(or polarized nuclei), an assembly of atomic nuclei with ordering in the spatial orientation of their spins (spin ordering). The projection m of the spin I of a nucleus on a given axis in space can assume 2I + 1 discrete values, from m = –I to m= +I, at intervals of 1. Spin ordering with respect to this axis is characterized by the set of probabilities Wm for all possible values of m. For a disordered assembly of nuclei, all Wm = 1/(2I + 1). Violation of this condition signifies the presence of spin ordering.
Instead of Wm an equivalent set of orientation parameters fk, where k = 1, …, 2I, is often used in describing spin ordering. The parameters are polynomials in the average values of powers of m:
The quantity f1 is called the polarization of the nuclei, and f2 the nuclear alignment. These quantities have a comparatively simple meaning: the polarization f1 characterizes the preferential orientation of the nuclear spins parallel to a given direction on some axis, and the alignment f2 characterizes the orientation parallel and antiparallel to the axis—that is, the symmetry of the orientation with respect to a plane perpendicular to the axis. In particular, the orientation parameters fk are introduced because it is precisely these parameters that enter directly into the expression for the energy of interaction of the nuclei with an electromagnetic field (this interaction is used to produce oriented nuclei; see below). Thus,f1 determines the interaction energy of the magnetic moment of the nucleus with a magnetic field, and f2 the interaction energy of the nuclear quadrupole moment with a nonuniform electric field.
In naturally occurring substances, the atomic nuclei are not oriented. Special methods based on the presence in nuclei of magnetic dipole and electric quadrupole moments directed along the nuclear spins have been developed to produce oriented nuclei. The methods may be static or dynamic. The static method uses the orienting interaction of a magnetic field with the magnetic dipole moments of the nuclei (the greater the field and the magnetic moment of the nucleus, the stronger the orientation) and the interaction of the nuclear quadrupole moment with an inhomogeneous electric field. Polarization appears in the case of the magnetic field, and alignment (quadrupolarization) in the case of the electric field.
The thermal motion of atomic nuclei suppresses the orienting action of fields. The magnetic and electric moments of nuclei are so small that even in the maximum attainable fields the spin ordering of nuclei in thermal equilibrium with matter is found to be negligibly small at room temperatures (300°K). Therefore, in addition to sufficiently strong fields, cooling of the substance containing the nuclei to cryogenic temperatures (10–2°K and lower) is necessary to produce oriented nuclei by static methods. For example, the polarization of nuclei with a magnetic moment equal to 1 nuclear magneton and with a spin of ½ in a magnetic field H = 105 oersteds at a temperature of 10–2°K is 0.35. This means that about 70 percent of the nuclei have their spins oriented in a given direction.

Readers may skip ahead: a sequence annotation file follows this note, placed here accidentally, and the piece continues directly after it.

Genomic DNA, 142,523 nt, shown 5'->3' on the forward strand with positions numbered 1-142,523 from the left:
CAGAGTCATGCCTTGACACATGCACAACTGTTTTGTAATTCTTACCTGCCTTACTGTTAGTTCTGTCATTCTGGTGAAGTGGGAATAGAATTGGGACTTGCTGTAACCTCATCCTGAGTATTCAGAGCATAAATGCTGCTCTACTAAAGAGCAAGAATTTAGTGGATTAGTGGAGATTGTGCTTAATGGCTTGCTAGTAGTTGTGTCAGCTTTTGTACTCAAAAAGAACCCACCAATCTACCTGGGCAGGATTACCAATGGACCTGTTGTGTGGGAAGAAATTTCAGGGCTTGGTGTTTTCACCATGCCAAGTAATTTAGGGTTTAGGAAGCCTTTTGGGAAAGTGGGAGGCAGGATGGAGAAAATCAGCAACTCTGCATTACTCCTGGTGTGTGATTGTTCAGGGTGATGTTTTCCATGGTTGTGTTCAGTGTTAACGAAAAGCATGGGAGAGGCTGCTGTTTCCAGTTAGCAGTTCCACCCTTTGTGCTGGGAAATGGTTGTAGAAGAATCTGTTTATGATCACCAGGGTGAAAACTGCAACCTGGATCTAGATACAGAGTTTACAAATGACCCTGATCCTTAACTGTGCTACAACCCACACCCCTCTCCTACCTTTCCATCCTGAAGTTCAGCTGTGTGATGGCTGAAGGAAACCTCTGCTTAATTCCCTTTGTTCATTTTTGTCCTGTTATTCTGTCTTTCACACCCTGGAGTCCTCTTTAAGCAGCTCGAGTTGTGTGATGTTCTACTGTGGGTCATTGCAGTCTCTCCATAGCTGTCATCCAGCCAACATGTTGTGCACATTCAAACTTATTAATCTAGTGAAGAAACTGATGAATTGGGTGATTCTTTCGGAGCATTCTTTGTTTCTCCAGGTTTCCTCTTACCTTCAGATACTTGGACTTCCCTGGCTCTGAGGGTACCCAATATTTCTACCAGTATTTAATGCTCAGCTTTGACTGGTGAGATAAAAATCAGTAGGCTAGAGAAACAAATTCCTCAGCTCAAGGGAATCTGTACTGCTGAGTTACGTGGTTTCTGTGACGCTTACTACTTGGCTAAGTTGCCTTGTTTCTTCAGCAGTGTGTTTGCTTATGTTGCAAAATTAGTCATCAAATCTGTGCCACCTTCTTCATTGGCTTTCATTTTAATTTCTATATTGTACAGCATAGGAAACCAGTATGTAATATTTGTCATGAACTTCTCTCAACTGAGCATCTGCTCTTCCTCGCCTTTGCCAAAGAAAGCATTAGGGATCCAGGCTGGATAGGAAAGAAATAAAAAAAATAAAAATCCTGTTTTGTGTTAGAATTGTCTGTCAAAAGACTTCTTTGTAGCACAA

Because of the difficulties associated with achieving such temperatures and fields, “internal” (or local) fields created at nuclei by the intra-atomic electrons are widely used to produce oriented nuclei. The intensity of such fields greatly exceeds the intensity currently attainable by the experimental techniques for generating “external” fields. If the internal fields are oriented identically in space, then the assembly of the nuclei will be found in a very strong field. Internal magnetic fields are created at the nuclei of paramagnetic atoms and reach 106—107 oersteds. Internal fields of the order of 105-106 oersteds also arise at the nuclei of diamagnetic atoms when small quantities of a diamagnetic substance (about 1 percent) are dissolved in ferromagnets. Since the magnetic moments of electrons are greater than nuclear magnetic moments by a factor in excess of 103, they, and consequently the internal fields they generate, can be oriented with much smaller external fields and at higher temperatures.
Inhomogeneous electric fields capable of aligning nuclei can be generated by using the internal electric fields in certain substances with covalent chemical bonds when the electron cloud surrounding the nucleus is markedly asymmetric. In this case the substance that contains the aligned nuclei and that must be cooled is used in the form of a single crystal.
In dynamic methods, the thermal equilibrium of the system of nuclear spins is artificially disrupted in such a way that spin orderingarises. In most dynamic methods the electron spins are (statically) oriented in the external magnetic field. The orientation of the electron spins is subsequently transmitted to the system of nuclear spins using methods of electron paramagnetic resonance (EPR) and nuclear magnetic resonance (NMR). An advantage of the dynamic methods is that very strong fields and superlow temperatures are not required; a shortcoming is that such methods can be used to orient only a comparatively narrow range of nuclei.
Oriented nuclei are used in nuclear physics for the study of the spin dependence of nuclear forces and for determination of the spins, magnetic moments, and parities of excited states of atomic nuclei. Experiments with β-radioactive oriented nuclei made possible the establishment of one of the fundamental properties of elementary particles, parity nonconservation in weak interactions. In the physics of rigid bodies, oriented nuclei are used to study the intracrystalline field.
REFERENCESKhutsishvili, G. R. “Orientirovannye iadra.” Uspekhi fizicheskikh nauk, 1954, vol. 33, fasc. 3.
Metody opredeleniia osnovnykh kharakteristik atomnykh iader i elementarnykh chastits. Moscow, 1966. (Translated from English.)
Jeffries, C. Dinamicheskaia orientatsiia iader. Moscow, 1965. (Translated from English.)
V. P. ALFIMENKOV